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Get Linux on your laptop! There’s no doubt many of you already have, but just as with running Linux on a desktop there’s more than one way of getting things done for your laptop. Truth be told, laptops of old were more akin to butchered desktops and so things – software wise at least – transferred more easily for Linux users.

Over the years hardware designers have steadily optimised mobile hardware, to the point where getting Linux on mobile devices has become increasingly difficult. Some of that is deliberate lockdown (the bad sort, of course) of hardware, but also modern power-efficiency tricks can trip up operating systems designed for desktop use. Elsewhere, obscure, almost bespoke peripherals can leave missing modules that are hard to track down.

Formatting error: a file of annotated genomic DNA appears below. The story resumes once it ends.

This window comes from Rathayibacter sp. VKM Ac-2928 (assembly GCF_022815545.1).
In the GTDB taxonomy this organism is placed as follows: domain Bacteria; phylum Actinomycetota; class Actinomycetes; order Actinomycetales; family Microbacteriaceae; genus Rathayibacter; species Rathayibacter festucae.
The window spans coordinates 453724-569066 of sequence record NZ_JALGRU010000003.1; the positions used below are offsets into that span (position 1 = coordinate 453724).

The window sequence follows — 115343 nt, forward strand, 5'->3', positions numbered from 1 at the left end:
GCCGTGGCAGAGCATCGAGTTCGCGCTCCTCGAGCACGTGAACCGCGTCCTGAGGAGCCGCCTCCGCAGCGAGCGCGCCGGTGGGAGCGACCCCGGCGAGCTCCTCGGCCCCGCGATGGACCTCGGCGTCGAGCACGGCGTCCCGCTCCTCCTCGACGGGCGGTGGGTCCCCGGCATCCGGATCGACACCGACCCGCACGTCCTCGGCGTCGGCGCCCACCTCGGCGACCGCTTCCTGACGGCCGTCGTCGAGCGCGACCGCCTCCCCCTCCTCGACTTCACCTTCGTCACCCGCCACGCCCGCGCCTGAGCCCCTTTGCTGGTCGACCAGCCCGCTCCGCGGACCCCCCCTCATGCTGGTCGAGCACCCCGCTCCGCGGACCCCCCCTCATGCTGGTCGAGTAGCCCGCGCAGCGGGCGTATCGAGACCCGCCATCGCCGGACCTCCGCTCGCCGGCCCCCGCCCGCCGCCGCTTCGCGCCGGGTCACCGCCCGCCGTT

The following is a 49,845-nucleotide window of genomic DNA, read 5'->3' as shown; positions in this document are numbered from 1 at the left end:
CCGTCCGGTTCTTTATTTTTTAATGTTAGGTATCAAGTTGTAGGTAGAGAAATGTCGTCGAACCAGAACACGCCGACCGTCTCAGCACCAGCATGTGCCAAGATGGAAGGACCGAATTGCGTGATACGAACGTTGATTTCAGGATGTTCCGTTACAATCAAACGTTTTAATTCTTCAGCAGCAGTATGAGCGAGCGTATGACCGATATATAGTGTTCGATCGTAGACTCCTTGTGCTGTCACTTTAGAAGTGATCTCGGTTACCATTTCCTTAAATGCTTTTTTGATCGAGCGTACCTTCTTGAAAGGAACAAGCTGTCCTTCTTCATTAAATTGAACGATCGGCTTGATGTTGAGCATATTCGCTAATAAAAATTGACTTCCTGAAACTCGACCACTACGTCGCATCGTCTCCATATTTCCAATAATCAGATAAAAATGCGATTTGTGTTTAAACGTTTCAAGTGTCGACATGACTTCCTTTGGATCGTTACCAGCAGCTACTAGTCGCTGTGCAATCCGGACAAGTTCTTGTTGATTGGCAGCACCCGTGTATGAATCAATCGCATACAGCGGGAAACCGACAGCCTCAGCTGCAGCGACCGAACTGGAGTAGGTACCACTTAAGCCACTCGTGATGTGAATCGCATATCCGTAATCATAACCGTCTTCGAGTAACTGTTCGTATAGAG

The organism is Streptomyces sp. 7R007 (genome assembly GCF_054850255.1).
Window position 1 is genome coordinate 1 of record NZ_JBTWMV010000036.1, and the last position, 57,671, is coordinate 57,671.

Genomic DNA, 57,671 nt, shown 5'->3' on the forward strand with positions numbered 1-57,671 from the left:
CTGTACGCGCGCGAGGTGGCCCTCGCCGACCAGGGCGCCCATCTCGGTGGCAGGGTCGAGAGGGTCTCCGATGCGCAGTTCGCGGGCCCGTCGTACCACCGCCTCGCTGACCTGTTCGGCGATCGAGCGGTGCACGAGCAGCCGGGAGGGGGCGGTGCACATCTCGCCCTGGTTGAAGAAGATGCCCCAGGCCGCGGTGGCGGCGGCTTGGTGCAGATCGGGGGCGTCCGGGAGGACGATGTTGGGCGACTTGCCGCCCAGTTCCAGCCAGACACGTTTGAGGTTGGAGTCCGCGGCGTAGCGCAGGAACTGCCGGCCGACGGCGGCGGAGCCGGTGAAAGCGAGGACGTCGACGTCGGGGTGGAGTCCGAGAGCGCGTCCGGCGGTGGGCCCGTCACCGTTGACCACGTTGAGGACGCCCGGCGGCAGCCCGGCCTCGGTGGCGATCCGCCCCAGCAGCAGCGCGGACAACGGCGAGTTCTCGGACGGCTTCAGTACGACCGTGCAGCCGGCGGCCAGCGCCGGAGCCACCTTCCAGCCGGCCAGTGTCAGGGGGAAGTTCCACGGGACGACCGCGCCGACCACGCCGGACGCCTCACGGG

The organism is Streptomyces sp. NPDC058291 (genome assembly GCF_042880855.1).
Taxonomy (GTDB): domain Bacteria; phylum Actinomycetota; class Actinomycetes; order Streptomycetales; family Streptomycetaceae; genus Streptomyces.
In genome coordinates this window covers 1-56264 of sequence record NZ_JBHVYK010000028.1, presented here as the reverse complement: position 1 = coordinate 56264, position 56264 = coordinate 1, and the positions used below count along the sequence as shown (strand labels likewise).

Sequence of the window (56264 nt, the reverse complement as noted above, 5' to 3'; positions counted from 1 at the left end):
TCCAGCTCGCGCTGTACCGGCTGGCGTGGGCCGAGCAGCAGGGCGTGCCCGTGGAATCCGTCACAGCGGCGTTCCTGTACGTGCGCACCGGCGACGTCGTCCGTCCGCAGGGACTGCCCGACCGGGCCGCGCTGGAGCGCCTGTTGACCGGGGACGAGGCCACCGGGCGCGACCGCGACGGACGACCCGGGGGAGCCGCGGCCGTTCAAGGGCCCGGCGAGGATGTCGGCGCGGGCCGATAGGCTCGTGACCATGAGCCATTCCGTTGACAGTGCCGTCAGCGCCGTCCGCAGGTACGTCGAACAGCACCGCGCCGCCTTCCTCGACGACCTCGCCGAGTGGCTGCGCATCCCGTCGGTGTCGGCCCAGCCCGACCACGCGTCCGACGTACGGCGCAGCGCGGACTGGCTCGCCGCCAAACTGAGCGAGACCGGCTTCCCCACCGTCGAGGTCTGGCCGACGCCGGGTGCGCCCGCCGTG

So we equipped Jonni with a small pile of modern laptops and forced him at the end of a socially distancing pointy pike to get Linux running on a bunch of portable devices. We’ve even thrown Ubuntu Touch on to his favourite phone and played with Coreboot on the nearest Chromebook.

Of course, we’ve got a jam-packed 100 pages of open source craziness to keep you busy now that us Northern hemisphere types have been plunged into dark, cold evenings. We’re getting the most from the best Ubuntu applications, giving you tips for Firefox, reviewing presentation software, emulating the Amstrad CPC and exploring the Amiga cloning AROS project.

More practically we try out the Raspberry Pi 4 as a daily desktop, fire up Jami for voice calls, experiment with Turing machines, code a racing game and loads more so, as always, enjoy!

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